|City/Town: • Montgomery|
|Location Class: • Commercial|
|Built: • 1945 | Abandoned: • 2015|
|Status: • Abandoned|
|Photojournalist: • David Bulit|
The Tan-Kar Oil Company was founded in 1928 by Moses Wadsworth Stuart Sr. along with his business partner Isaac Fred Solomon who was bought out in the late-1930s. M. W. Stuart was a businessman who made his fortune as a real estate developer, flipping homes before building homes in the Peacock Tract subdivision in Montgomery before moving on to much larger projects such as the construction of the Hotel Dexter and the conversion of Knox Hall into apartments. He also owned the first local automobile dealerships for Ford and the Hapmobile, although these business ventures were short-lived.
Tan-Kar Red Devil
The first Tan-Kar Oil service station was located near Maxwell Air Force Base which Stuart called the “Red Devil”, and got a statue of a red devil and a loudspeaker and went about the city shouting, “Red devil! Red devil!” After the construction of the Red Devil station just north of Reese Ferry Bridge on Highway 31, Stuart received a letter from Standard Oil’s John D. Rockefeller threatening to run him and Tan-Kar Oil out of business. He responded by expanding the station on Highway 31 into a recreation park known as Red Devil Lake. Opening on June 16, 1934, the park featured a lake, a pavilion where they served barbecue daily, a bathhouse, a 50-foot-high slide, and a restaurant located on the lake’s dam. Free admission to Red Devil Lake was also offered to those who purchased five gallons from any Tan-Kar Red Devil filling station. In 1938, a massive flood destroyed the lake’s dam, washing away many of the structures within the recreation park. The Tan-Kar filling station remained but the rest of the property was reused for other purposes.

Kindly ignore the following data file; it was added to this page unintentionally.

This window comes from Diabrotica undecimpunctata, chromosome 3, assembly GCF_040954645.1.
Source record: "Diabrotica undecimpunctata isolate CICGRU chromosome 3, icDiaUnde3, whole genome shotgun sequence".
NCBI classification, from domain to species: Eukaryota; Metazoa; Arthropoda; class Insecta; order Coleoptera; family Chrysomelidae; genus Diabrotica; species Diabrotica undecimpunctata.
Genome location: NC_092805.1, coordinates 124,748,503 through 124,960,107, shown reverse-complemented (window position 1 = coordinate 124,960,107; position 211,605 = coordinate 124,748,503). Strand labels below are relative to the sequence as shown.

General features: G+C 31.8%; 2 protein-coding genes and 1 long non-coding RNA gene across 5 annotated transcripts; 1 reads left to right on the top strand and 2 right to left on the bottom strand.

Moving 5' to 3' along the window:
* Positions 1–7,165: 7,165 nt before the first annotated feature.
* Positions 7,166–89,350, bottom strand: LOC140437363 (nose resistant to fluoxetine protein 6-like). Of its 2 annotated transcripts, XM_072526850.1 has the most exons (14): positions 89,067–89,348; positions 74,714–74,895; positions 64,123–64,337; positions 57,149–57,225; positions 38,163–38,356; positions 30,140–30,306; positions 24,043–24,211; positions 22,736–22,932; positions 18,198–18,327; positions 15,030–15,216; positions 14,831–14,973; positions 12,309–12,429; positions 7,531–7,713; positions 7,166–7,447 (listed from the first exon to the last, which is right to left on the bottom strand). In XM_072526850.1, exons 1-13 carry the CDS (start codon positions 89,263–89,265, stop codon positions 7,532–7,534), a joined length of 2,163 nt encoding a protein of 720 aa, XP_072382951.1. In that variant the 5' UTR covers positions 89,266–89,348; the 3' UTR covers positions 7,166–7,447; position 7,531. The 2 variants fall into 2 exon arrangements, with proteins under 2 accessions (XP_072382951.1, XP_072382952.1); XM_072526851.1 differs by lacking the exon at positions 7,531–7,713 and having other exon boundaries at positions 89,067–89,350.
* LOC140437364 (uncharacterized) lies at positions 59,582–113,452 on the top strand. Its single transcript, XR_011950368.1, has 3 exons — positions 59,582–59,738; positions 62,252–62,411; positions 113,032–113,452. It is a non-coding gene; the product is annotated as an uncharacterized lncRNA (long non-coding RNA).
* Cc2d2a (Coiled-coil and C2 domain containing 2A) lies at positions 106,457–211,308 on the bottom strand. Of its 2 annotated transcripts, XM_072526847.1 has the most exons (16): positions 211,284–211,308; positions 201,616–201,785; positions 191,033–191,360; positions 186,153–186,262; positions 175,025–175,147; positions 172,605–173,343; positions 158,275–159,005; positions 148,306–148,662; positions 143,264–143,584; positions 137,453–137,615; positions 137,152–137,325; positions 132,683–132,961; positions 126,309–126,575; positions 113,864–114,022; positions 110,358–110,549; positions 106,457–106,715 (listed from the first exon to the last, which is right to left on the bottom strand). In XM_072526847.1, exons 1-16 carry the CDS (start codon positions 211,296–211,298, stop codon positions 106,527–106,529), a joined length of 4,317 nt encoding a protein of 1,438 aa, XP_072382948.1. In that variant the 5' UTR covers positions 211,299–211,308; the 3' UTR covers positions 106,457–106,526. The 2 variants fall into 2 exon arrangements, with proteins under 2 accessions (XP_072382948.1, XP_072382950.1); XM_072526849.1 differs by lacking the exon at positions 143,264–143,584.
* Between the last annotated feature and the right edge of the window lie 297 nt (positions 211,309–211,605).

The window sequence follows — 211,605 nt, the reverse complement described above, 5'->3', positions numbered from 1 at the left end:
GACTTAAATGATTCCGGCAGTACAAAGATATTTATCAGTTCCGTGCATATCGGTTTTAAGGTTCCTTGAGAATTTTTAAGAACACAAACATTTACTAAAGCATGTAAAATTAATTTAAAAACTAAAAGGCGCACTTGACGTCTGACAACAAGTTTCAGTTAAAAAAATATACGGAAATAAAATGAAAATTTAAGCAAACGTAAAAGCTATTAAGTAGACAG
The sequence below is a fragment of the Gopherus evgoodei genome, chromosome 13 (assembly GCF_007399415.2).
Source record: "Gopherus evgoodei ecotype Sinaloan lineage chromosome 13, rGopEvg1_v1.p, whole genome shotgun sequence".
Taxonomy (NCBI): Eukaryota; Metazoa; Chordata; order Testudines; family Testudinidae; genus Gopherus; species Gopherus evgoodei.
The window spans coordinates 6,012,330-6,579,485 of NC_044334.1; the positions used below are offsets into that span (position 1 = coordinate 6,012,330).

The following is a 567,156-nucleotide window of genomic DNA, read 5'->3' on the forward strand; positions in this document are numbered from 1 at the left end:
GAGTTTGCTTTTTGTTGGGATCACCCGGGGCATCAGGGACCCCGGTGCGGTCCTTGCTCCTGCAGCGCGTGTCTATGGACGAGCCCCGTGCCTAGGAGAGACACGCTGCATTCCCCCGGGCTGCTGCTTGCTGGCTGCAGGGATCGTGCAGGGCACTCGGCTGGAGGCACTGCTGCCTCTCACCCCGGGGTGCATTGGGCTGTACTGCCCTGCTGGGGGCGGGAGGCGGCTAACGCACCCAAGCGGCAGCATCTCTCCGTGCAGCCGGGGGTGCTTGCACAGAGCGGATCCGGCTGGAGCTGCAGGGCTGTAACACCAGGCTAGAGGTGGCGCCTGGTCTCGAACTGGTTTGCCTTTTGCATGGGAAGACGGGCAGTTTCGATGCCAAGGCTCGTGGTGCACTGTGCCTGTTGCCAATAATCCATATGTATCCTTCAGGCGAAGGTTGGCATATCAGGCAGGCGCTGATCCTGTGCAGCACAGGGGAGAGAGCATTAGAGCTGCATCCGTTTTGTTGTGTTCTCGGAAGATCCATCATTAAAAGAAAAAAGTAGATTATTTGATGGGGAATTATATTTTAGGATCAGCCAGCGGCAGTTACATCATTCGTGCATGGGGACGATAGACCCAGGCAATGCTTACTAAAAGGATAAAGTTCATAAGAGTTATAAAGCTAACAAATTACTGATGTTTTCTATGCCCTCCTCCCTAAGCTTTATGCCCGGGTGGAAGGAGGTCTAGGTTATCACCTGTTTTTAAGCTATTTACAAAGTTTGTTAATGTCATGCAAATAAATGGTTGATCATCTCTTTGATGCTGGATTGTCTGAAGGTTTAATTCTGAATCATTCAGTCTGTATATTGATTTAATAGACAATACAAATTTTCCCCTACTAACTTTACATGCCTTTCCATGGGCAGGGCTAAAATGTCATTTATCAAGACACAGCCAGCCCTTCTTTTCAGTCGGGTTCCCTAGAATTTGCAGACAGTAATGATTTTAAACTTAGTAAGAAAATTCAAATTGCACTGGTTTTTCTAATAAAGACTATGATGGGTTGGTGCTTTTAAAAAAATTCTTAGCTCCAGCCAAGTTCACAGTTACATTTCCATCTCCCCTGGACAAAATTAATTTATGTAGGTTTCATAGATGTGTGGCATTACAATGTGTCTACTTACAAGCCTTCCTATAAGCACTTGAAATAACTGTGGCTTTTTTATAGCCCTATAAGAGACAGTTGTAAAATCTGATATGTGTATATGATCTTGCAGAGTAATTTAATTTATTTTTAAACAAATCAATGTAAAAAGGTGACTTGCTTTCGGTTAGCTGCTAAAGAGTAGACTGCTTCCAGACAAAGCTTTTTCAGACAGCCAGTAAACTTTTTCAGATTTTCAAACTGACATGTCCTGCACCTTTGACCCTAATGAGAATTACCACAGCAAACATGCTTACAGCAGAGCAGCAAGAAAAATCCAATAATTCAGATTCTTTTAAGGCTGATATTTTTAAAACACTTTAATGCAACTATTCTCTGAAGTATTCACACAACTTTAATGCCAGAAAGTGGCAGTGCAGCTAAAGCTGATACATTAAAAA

Throughout many of his business ventures, he took his sons to help operate and manage them, eventually making them equal partners. The eldest of three sons, Moses Wadsworth Stuart Jr. was born on September 14, 1903. He attended the University of Alabama for two years before dropping out in the 1920s to help his father with his lumber and house-building business where he worked for about eight years. In January 1929, he and his father started Stuart Insurance Agency, an insurance and real estate business. Through the agency, they rented out apartments at the Winter Apartments and Martha Stuart Apartments which were owned by M. W. Stuart Sr. Within a decade, Stuart Jr. wholly owned the agency and continued operating it until his retirement in the 1960s.
World War II
By 1940, Stuart bought out his business partner I. Fred Solomon and took on his youngest sons, Edgar and Hugh, as equal partners of the Tan-Kar Oil Company. It was during this time that the service station on the corner of South Decatur and High Streets was built, and was listed as the company’s main office for many years. On December 8, 1941, the United States declared war on Japan following the attack on Pearl Harbor. This declaration led to a massive number of volunteers and an even larger number of draftees joining the U.S. military. Hugh Stuart was drafted into the United States Marine Corps and Edgar soon followed by joining the United States Army. Hugh ended up serving in the South and Central Pacific aboard the USS Sante Fe and the USS Birmingham. He participated in the landing support, bombardment, and invasions of Guadal Canal, Iwo Jima, Ie Shima, and Okinawa Islands. He also assisted with the covering force in the air bombardment of Tokyo. In their absence, Moses W. Stuart Jr. operated the Tan-Kar Oil Company.
During World War II, the federal government established a rationing system in order to conserve crucial supplies needed for the war effort. Due to Japanese control of rubber producing nations such as Malaya and the Dutch East Indies and the ability to import rubber from South America was not an option as cargo ships were used for military purposes, the rationing of rubber became of utmost importance to the war effort.